RTK Network FAQ's

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What is RTK?

Certain row crop applications require precise machine operations with pass-to-pass and repeat accuracy of +/-1 inch (2.5 cm). Accuracy this fine requires GPS signal correction using Real Time Kinematic, or RTK, technology. Trimble pioneered the commercial use of RTK in 1992, and owns more than 30 U.S. patents pertaining to RTK systems and applications. Trimble RTK innovations are now used for a wide range of applications all over the world in the marine, survey, mining, construction, and agriculture industries.

To learn more about the RTK coverage GPS AgSystems provides for Northwest Iowa visit our RTK Network page.

How Does it Work?

With RTK, you need a base station placed on a known, surveyed point, and one or more mobile receivers within a ten kilometer range of your base station. The base station transmits corrections via radio to the mobile receivers in the field. A typical radio link required for RTK is in the UHF, VHF, or spread spectrum radio band. Radios operate best within line of sight or with a repeater.

Trimble RTK base stations transmit data once per second. Using radios like the TRIMCOMM 900M, the data is transmitted in a format called CMR (Compact Measurement Record). It's a dual frequency data format invented by Trimble that transmits data in a more compact and robust way than other formats. This makes data transmission to the roving receivers more reliable.

The GPS receivers used in Trimble RTK systems are dual-frequency receivers. Dual-frequency receivers are a must in high accuracy applications, such as precise guidance along crop rows or collecting GPS elevation data for topography mapping. As well as using the standard code and carrier phase GPS signals like all other GPS receivers, Trimble's dual-frequency receivers also track the second carrier phase signal. It is this signal that enable Trimble RTK receivers to lock into the higher accuracy, and initialize more quickly. Initialization is the process a receiver performs to get the information it needs from the satellites to generate high accuracy positions. Trimble's RTK receivers also output data at rates better than one secondin fact, a data rate of ten times per second is standard in the AgGPS receiver.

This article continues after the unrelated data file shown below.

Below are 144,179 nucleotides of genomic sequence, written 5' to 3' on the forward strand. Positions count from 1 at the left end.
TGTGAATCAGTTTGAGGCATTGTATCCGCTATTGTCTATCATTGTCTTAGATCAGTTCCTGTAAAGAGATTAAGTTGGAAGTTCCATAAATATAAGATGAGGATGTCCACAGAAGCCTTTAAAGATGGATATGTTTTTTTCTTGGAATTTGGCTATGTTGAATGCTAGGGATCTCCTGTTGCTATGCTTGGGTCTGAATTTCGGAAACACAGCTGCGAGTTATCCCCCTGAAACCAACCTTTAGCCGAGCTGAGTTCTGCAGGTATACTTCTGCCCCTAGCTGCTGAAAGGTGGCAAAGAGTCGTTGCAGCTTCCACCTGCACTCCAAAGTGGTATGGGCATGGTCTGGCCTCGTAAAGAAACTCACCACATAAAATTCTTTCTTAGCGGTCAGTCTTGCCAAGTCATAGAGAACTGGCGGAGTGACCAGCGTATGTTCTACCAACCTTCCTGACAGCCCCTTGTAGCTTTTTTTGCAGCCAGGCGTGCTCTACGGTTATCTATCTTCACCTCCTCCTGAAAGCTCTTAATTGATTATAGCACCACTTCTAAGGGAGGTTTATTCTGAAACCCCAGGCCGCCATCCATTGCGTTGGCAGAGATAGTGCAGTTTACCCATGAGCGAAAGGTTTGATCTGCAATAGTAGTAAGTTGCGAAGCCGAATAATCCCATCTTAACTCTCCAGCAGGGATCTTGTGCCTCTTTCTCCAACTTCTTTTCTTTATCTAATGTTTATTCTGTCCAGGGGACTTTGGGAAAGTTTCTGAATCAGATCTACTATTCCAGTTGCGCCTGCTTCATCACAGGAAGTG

What are the differences between Differential GPS(DGPS) and RTK?

It can be difficult to distinguish between RTK and DGPS. Here's a quick review the differences:

  • To get initialized, RTK needs a minimum of five satellites. After that it can operate with four. DGPS needs a minimum of three, though at least four are required for submeter accuracy.
  • For RTK, you need a dual frequency GPS receiver. Single frequency receivers are sufficient for DGPS.
  • For RTK, your GPS receiver must be capable of On-the-Fly initialization (obtaining centimeter accuracy while moving). For DGPS, this isn't necessary.
  • With RTK, it takes one minute to initialize. DGPS receivers initialize immediately.
  • You can expect accuracy of a few centimeters in all three dimensions using RTK. With DGPS, you can achieve submeter accuracy in horizontal position only.
  • To obtain GPS corrections for RTK, you need your own base station that is no more than ten kilometers from the field you are working in. For DGPS, you can use your own base station, a correction service provider, or make use of the free radio beacon broadcasts in many regions.
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